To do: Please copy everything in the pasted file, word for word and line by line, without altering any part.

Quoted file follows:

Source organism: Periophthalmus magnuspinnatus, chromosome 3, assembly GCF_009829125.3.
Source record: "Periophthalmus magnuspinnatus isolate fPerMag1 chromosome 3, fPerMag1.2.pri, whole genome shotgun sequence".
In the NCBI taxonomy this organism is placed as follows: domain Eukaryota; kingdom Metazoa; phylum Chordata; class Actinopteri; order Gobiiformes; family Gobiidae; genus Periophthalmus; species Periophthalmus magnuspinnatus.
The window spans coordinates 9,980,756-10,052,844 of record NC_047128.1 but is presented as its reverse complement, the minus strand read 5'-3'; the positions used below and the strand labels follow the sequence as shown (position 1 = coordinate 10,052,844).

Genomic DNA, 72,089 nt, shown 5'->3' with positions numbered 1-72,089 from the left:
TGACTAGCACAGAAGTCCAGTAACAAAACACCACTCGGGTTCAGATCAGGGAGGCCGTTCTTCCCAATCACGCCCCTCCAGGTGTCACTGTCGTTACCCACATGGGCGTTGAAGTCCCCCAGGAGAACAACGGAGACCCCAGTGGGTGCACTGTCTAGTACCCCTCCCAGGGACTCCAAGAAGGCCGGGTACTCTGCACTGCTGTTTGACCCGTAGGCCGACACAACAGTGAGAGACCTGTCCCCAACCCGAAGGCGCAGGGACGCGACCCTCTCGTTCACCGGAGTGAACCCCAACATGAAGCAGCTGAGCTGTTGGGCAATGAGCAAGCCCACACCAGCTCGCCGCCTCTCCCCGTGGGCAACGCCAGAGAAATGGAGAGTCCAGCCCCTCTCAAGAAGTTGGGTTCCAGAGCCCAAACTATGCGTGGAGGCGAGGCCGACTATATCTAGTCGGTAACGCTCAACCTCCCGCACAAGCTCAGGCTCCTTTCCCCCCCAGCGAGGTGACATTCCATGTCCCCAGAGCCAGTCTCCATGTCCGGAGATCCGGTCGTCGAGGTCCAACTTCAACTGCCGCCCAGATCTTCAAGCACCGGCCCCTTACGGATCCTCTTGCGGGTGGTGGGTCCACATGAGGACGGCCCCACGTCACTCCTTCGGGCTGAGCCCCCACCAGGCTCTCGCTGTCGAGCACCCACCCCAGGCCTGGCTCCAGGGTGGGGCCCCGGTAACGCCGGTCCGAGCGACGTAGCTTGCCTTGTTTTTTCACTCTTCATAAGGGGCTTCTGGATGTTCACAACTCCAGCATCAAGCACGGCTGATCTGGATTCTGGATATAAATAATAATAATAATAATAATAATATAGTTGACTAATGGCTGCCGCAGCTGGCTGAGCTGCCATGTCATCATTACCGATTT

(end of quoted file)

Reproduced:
Source organism: Periophthalmus magnuspinnatus, chromosome 3, assembly GCF_009829125.3.
Source record: "Periophthalmus magnuspinnatus isolate fPerMag1 chromosome 3, fPerMag1.2.pri, whole genome shotgun sequence".
In the NCBI taxonomy this organism is placed as follows: domain Eukaryota; kingdom Metazoa; phylum Chordata; class Actinopteri; order Gobiiformes; family Gobiidae; genus Periophthalmus; species Periophthalmus magnuspinnatus.
The window spans coordinates 9,980,756-10,052,844 of record NC_047128.1 but is presented as its reverse complement, the minus strand read 5'-3'; the positions used below and the strand labels follow the sequence as shown (position 1 = coordinate 10,052,844).

Genomic DNA, 72,089 nt, shown 5'->3' with positions numbered 1-72,089 from the left:
TGACTAGCACAGAAGTCCAGTAACAAAACACCACTCGGGTTCAGATCAGGGAGGCCGTTCTTCCCAATCACGCCCCTCCAGGTGTCACTGTCGTTACCCACATGGGCGTTGAAGTCCCCCAGGAGAACAACGGAGACCCCAGTGGGTGCACTGTCTAGTACCCCTCCCAGGGACTCCAAGAAGGCCGGGTACTCTGCACTGCTGTTTGACCCGTAGGCCGACACAACAGTGAGAGACCTGTCCCCAACCCGAAGGCGCAGGGACGCGACCCTCTCGTTCACCGGAGTGAACCCCAACATGAAGCAGCTGAGCTGTTGGGCAATGAGCAAGCCCACACCAGCTCGCCGCCTCTCCCCGTGGGCAACGCCAGAGAAATGGAGAGTCCAGCCCCTCTCAAGAAGTTGGGTTCCAGAGCCCAAACTATGCGTGGAGGCGAGGCCGACTATATCTAGTCGGTAACGCTCAACCTCCCGCACAAGCTCAGGCTCCTTTCCCCCCCAGCGAGGTGACATTCCATGTCCCCAGAGCCAGTCTCCATGTCCGGAGATCCGGTCGTCGAGGTCCAACTTCAACTGCCGCCCAGATCTTCAAGCACCGGCCCCTTACGGATCCTCTTGCGGGTGGTGGGTCCACATGAGGACGGCCCCACGTCACTCCTTCGGGCTGAGCCCCCACCAGGCTCTCGCTGTCGAGCACCCACCCCAGGCCTGGCTCCAGGGTGGGGCCCCGGTAACGCCGGTCCGAGCGACGTAGCTTGCCTTGTTTTTTCACTCTTCATAAGGGGCTTCTGGATGTTCACAACTCCAGCATCAAGCACGGCTGATCTGGATTCTGGATATAAATAATAATAATAATAATAATAATATAGTTGACTAATGGCTGCCGCAGCTGGCTGAGCTGCCATGTCATCATTACCGATTT